In a blow to Microsoft and a strong vote of support for open-source software, the Commonwealth of Massachusetts is putting in motion a plan to abandon the use of the Microsoft Office suite of desktop productivity applications in favor of an open-source approach that may make it easier to share documents.
The state announced this week that after a lengthy discussion with open-source community representatives, it would require all state agencies to be prepared to use the Open Document Format for Office Applications, or OpenDocument, by Jan. 1, 2007.
Open to Change
OpenDocument is an XML-based format that was approved for use earlier this year by the Organization for the Advancement of Structured Information Standards, or OASIS.
Peter Quinn, the state’s chief information officer, said the state is accepting public comment on the plan until Sept. 9, but all indications are that the migration away from Microsoft Office will go ahead. The open standard will be applied to documents, spreadsheets and reports and presentations that contain both graphics and text.
Quinn said the plan was drawn up after “a series of discussions with industry representatives and experts about our future direction” and an exploration of “open formats particularly as they relate to office documents, their importance for the current and future accessibility of government records, and the relative ‘openness’ of the format options available to us.”
Quinn acknowledged that the migration will be a “considerable” effort, which is one of the reason agencies are being given more than a year to comply. While Office products under license can continue to be used, new licenses will only be purchased for products supporting open standards. In addition to OpenDocument, the state also endorses XML-equipped versions of Adobe Acrobat as an acceptable approach to creating documents that can be shared, updated and modified by various parties.
By most accounts, Massachusetts is the first state to take such a public stance in favor of an open-source approach, which could boost software makers who have embraced the format. Sun Microsystems’ StarOffice and products from IBM and Novell all work in the open-soure platform.
While the government market itself is important to Microsoft, the trickle-down effect may be even more substantial. Because they interact with government agencies on a regular basis — paying taxes, filing corporate documents and so on — many businesses may find it prudent to adopt a format that’s compatible with the one used by their home states.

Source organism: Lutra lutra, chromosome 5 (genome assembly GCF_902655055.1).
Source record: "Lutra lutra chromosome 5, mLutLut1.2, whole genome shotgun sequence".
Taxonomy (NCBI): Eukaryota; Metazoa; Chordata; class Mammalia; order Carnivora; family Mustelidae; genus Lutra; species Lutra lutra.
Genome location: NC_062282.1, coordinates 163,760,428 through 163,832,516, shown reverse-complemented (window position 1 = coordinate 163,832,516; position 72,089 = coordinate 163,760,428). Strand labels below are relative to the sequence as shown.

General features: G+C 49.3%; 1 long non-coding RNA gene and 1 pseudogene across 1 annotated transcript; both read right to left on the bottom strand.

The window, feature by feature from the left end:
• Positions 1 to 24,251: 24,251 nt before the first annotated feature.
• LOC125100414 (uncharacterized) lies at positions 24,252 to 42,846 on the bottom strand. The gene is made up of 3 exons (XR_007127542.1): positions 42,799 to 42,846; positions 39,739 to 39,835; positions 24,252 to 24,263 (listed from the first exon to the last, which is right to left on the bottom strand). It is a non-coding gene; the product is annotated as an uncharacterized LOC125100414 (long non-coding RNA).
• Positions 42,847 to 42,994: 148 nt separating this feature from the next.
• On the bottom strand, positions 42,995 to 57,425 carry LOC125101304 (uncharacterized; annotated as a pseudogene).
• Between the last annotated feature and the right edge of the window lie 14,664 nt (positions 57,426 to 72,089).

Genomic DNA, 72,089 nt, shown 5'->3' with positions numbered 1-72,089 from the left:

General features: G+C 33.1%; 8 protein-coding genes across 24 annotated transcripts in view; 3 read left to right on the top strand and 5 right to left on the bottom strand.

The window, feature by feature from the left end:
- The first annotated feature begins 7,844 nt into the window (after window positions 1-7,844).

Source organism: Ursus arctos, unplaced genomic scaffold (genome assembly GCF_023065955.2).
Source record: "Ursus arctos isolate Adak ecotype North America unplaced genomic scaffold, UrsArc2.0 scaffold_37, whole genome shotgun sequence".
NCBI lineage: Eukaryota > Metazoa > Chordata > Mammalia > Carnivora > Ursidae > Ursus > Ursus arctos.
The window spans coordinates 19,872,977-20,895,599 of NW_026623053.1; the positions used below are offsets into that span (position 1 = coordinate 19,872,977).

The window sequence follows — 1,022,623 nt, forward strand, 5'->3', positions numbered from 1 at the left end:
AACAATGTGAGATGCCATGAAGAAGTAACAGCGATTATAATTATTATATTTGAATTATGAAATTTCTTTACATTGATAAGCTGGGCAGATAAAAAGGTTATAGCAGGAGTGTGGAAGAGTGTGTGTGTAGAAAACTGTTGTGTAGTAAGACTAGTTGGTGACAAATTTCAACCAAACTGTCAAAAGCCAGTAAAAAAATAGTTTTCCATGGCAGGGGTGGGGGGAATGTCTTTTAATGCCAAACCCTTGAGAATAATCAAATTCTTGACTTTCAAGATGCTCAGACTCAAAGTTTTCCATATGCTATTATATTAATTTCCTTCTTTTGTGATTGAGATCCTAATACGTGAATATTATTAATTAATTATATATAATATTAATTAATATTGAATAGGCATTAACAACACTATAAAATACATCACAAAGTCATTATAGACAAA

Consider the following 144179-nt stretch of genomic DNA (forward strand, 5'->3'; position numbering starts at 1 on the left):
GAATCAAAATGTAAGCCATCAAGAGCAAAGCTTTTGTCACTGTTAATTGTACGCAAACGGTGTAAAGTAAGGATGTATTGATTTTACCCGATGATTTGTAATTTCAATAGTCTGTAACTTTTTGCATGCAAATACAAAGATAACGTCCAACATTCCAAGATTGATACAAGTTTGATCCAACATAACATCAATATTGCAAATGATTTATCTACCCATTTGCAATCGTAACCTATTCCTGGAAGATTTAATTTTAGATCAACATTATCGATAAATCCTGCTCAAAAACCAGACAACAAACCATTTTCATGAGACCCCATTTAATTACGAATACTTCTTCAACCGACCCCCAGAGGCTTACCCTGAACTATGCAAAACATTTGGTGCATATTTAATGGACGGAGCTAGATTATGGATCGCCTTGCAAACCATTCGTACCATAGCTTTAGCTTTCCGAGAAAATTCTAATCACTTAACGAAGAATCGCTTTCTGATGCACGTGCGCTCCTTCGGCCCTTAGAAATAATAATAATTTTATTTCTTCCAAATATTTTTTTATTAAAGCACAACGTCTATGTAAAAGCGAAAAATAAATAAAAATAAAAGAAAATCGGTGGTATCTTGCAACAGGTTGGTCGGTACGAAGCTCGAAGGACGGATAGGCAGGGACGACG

Other government agencies, especially foreign governments, have considered or even undertaken moves away from Microsoft products, often embracing open source instead. Many have done so for different reasons, however, with some citing security worries and others citing economic reasons, including a desire to let local companies provide software and support, rather than funneling funds to the U.S.-based Microsoft.
In Europe, major cities such as Bergen, Norway and Vienna are among those that have turned to open-source alternatives to Windows.
Microsoft has tried to counter some of those moves, offering some governments a chance to view the company’s highly guarded Windows source code to see for themselves the level of security it offers, and with some top Microsoft executives personally lobbying some governments to keep Windows in place.
While some compared the actions of the state to the Boston Tea Party, the act of defiance that preceded the Revolutionary War, the true impact of the move may not be known for some time.
“The importance here is more symbolic than anything,” said Red Monk analyst Stephen O’Grady. “While Massachusetts is undoubtedly a sizable contract for Microsoft, the revenue is incidental to the big picture: a sizable win in the U.S. for the OpenDocument Format.”
O’Grady noted that alternative desktop applications have gotten “good to great” traction in many overseas locations while uptake has been “far less impressive here in the United States. That’s attributable to a variety of factors: some technical, some political, some economic, but the net of it is that the U.S. market has been a difficult one to crack.”
Change for Microsoft?
“With the state of Massachusetts’ economic and political significance mandating standardization on an open standard currently not supported by Microsoft Office, however, it’s interesting to speculate on how long the market will remain similarly impenetrable,” O’Grady added.
Some analysts are already beginning to speculate that Microsoft may be prompted, or forced, to build support for OpenDocument into future versions of the Office suite.
Microsoft has touted the XML capabilities it is building into the upcoming version of Office, which will enable more file sharing among different applications, and it has not ruled out the possibility of building a plug-in program that would let Office documents be translated to and from OpenDocument format.